This year’s participants are Eric Chaney from MICC-Fort Leonard Wood, Missouri; Lilian Rodriguez from MICC-Fort Carson, Colorado; Sgt. 1st Class Maurice Barbour from the 923rd CBN at Fort Riley, Kansas; Sgt. 1st Class Charles Cryoskie from the 918th CBN at Fort Carson, Colorado; Sgt. 1st Class David Timmons from the 925th CBN at Fort Drum, New York; Staff Sgt. Ida Kian from the 919th CBN at Fort Bliss, Texas; Staff Sgt. Stephen Mosley from the 922nd CBN at Fort Campbell, Kentucky; Staff Sgt. Shawn Munro from the 922nd CBN; and Staff Sgt. Joseph Painter from the 901st CBN at Fort Hood, Texas.

The MGC validates an individual’s technical expertise in the field of contracting for the purpose of talent management. The program prepares individuals to assist brigade commanders in assessing contracting detachments in their standards of training proficiency, serves as a talent management tool to identify high performers in each contracting office or battalion, and fosters an esprit de corps through competition.

The competition is comprised of four culminating events worth a total 150 points. A competitor must score a minimum total of 120 points and pass a Master Gunner Contracting Officer Review Board, or CORB, to be certified as a 51C Master Gunner. Competitors who obtain the required points and pass the CORB may obtain a $6.5 million warrant based on operational need and command endorsement.

During the completion, each candidate will take a written test based on the materials reviewed during the eight days of training and materials competitors received prior to attending the event. The written test will have a total of 50 points possible. Each competitor will also prepare two 15- to 20-minute decision briefs, worth 25 points each. The briefing topic will be operational contract support or direct contract support related, and scenarios will be provided for each decision brief.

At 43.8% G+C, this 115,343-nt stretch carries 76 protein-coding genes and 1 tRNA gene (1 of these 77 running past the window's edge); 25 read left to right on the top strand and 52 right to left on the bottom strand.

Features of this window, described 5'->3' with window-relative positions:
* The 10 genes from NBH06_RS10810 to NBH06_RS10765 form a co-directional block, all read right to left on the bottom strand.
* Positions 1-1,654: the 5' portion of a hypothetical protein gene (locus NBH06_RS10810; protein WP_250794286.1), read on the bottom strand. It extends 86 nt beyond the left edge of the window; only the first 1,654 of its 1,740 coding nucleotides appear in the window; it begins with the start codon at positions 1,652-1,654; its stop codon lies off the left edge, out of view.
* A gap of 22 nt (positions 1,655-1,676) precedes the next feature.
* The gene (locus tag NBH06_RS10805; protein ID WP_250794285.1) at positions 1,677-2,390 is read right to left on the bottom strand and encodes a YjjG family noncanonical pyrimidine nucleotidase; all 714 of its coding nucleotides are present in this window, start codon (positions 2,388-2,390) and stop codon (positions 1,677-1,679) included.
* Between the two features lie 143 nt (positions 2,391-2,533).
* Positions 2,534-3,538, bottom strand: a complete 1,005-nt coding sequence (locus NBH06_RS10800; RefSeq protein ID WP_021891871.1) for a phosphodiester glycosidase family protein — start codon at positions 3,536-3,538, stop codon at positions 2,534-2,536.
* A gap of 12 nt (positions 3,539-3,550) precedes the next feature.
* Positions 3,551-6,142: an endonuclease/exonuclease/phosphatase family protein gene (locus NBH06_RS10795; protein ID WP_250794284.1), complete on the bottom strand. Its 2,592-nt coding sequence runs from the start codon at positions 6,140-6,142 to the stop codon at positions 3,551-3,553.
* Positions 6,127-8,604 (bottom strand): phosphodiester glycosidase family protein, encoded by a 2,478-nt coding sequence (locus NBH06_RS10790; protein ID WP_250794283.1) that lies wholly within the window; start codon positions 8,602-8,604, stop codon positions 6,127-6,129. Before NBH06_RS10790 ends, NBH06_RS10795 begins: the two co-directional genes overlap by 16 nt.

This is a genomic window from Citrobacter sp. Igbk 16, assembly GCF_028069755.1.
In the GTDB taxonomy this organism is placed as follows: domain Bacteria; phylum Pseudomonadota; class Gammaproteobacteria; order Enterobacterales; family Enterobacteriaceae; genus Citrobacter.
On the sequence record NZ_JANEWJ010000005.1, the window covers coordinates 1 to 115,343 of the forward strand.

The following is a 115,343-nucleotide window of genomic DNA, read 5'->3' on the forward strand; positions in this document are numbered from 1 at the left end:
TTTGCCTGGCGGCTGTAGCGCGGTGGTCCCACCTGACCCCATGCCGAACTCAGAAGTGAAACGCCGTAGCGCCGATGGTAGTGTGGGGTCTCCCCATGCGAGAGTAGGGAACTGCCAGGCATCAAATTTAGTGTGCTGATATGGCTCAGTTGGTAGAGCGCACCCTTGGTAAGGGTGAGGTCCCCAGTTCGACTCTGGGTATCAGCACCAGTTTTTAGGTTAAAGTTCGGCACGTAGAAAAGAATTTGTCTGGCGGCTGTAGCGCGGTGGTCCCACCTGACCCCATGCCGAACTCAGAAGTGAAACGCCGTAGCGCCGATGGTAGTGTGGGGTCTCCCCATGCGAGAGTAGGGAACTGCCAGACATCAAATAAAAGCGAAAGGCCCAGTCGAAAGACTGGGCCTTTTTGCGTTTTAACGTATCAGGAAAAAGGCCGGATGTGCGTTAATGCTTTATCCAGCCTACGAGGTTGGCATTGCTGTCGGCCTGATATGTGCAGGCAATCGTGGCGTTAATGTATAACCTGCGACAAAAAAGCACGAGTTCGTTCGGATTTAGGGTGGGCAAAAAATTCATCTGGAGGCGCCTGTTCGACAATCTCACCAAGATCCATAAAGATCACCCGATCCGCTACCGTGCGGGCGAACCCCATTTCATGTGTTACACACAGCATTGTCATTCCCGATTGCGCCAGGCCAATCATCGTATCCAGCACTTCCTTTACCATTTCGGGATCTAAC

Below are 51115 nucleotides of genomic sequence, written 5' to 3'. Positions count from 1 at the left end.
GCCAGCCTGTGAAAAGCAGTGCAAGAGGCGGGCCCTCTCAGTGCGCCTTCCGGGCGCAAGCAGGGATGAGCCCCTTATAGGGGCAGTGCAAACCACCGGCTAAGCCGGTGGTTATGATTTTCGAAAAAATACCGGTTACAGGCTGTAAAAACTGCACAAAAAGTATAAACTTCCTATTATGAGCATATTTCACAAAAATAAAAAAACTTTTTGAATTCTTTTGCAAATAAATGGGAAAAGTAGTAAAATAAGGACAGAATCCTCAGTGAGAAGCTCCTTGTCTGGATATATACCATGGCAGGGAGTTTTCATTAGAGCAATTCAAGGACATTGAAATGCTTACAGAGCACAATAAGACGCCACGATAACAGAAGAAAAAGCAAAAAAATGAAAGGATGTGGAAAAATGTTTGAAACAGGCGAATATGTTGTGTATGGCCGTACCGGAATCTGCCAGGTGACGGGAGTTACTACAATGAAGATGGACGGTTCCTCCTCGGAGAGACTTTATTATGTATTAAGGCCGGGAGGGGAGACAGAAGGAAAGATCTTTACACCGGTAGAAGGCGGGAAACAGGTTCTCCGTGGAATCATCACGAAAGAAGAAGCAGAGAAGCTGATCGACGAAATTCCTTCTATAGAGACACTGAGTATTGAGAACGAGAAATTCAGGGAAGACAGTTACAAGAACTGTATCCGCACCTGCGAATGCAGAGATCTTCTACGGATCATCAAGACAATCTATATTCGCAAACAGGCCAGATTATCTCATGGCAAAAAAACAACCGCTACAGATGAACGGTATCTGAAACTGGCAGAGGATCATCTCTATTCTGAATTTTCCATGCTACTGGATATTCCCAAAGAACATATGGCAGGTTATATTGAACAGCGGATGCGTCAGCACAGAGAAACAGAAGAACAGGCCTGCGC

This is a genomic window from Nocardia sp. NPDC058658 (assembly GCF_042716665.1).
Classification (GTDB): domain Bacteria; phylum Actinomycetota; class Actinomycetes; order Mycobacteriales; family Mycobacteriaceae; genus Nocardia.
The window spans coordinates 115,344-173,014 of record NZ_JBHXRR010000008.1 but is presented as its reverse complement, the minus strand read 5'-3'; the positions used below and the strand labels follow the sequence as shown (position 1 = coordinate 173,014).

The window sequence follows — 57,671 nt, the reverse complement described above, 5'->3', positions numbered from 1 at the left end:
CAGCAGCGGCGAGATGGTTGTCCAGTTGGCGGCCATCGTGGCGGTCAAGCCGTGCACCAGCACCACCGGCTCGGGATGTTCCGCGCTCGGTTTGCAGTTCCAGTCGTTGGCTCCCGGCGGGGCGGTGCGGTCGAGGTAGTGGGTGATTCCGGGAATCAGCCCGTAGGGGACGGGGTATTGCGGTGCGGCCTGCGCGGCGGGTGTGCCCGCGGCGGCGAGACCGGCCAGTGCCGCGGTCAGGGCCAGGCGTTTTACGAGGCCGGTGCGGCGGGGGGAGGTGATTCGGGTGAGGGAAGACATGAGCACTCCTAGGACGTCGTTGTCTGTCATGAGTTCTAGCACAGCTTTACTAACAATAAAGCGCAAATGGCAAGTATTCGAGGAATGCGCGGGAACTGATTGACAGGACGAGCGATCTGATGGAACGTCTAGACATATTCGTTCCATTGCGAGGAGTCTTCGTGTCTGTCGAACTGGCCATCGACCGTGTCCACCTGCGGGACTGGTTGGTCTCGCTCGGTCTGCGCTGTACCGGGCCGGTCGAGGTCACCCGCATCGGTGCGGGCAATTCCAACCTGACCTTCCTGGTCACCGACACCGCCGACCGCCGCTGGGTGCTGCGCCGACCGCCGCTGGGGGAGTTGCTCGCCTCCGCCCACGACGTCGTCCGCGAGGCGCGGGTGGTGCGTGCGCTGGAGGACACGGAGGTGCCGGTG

During the CORB, competitors will answer questions on general contracting knowledge that concentrate on simplified acquisitions. They are vetted against the same criteria for attendance of a $6.5 million CORB in accordance with ACC policies and procedures, the MICC Contracting Officer Warranting Program, and ACC- and MICC-approved CORB questions during the event. Board members will then rank order candidates and awarded points in the overall competition.

“The desired end state of the MGP is to build a pool of validated contracting professionals who are well versed in operational contract support and able to deploy forward in emergent situations,” said Master Sgt. Judith Rocha, who is serving as the MICC operations directorate sergeant major. “They will also be able to provide superior contracting support, serve as mentors to contracting organizations, assist commanders in executing mission essential task assessments, assist in acting as a validated contracting professional to liaison with major supported organizations, and assist in procurement management review assessments.”

About the MICC:

Headquartered at JBSA-Fort Sam Houston, Texas, the Mission and Installation Contracting Command consists of about 1,300 military and civilian members who are responsible for contracting goods and services in support of Soldiers as well as readying trained contracting units for the operating force and contingency environment when called upon. MICC contracts are vital in feeding more than 200,000 Soldiers every day, providing many daily base operations support services at installations, facilitate training in the preparation of more than 100,000 conventional force members annually, training more than 500,000 students each year, and maintaining more than 14.4 million acres of land and 170,000 structures.